A project of GA Department of Natural Resources in conjunction with the partners and sponsors detailed below.
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In May 2010, as part of a long-term study of whimbrel spring staging ecology in Georgia, Nongame Conservation Section staff partnered with colleagues at the Center for Conservation Biology (CCB) at the College of William and Mary to fit two northbound Georgia whimbrels with solar-powered satellite transmitters.
CCB staff, along with the Virginia chapter of The Nature Conservancy Coastal Reserve staff, have been tagging Virginia birds for three years. Both the Virginia and Georgia chapters of The Nature Conservancy, as well as the Nongame Conservation Section's friends group, The Environmental Resources Network (T.E.R.N.), have been instrumental in funding these projects.
Whimbrels coming from wintering grounds on the coast of South America spend 6-8 weeks feeding in the marshes of mid- and southeastern Atlantic states. These large-bodied shorebirds put on significant weight during these weeks by eating tremendous numbers of fiddler crabs. Like red knots gorging on horseshoe crab eggs, thin whimbrels touching down in April begin to resemble footballs before leaving in late May. The energy they store in fat and muscle will carry them far.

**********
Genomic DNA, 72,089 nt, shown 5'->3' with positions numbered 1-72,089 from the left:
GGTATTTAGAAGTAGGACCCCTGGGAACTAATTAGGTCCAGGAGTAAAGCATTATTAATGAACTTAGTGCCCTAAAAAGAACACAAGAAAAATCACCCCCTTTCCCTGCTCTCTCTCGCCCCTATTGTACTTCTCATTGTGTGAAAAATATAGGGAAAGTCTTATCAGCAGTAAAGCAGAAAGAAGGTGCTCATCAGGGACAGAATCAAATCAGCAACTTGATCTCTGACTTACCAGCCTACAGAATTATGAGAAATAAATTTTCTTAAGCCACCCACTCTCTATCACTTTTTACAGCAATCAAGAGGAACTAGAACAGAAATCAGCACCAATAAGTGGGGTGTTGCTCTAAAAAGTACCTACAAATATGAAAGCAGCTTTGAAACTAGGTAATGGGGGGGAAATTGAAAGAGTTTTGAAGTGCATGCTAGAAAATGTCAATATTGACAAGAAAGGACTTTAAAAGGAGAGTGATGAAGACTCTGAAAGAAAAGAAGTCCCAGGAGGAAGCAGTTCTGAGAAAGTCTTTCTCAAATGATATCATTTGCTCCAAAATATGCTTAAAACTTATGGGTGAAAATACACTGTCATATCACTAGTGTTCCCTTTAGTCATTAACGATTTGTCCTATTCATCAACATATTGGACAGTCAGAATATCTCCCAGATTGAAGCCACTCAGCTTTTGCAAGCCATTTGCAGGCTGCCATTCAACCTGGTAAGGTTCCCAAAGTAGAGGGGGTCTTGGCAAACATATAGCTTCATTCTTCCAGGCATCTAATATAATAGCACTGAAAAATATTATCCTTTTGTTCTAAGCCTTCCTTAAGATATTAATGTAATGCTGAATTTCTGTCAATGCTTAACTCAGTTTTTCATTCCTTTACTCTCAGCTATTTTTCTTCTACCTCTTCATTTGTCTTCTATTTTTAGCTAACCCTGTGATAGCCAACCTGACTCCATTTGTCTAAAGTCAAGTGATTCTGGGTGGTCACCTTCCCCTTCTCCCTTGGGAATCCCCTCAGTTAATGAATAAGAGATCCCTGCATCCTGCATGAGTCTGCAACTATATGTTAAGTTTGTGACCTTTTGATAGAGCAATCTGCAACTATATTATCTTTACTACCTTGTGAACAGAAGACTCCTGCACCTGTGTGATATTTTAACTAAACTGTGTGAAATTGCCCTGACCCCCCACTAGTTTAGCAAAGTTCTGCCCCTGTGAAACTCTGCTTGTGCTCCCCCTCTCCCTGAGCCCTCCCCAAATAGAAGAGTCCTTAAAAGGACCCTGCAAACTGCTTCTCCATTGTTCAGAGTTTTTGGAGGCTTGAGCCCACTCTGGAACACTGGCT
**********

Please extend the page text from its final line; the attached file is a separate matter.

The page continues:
This species represents many other migrant shorebirds that depend entirely on the thin margin of coastal wetland habitats that border the Atlantic states as they prepare to launch into the Arctic to establish territories and nest. Protecting and maintaining the integrity and health of our coastal lands through risk-averse management and broad conservation efforts has benefits locally and to life well beyond our borders.
Additional support provided by The Environmental Resources Network (T.E.R.N., the Georgia chapter of The Nature Conservancy, and the US Fish and Wildlife Service.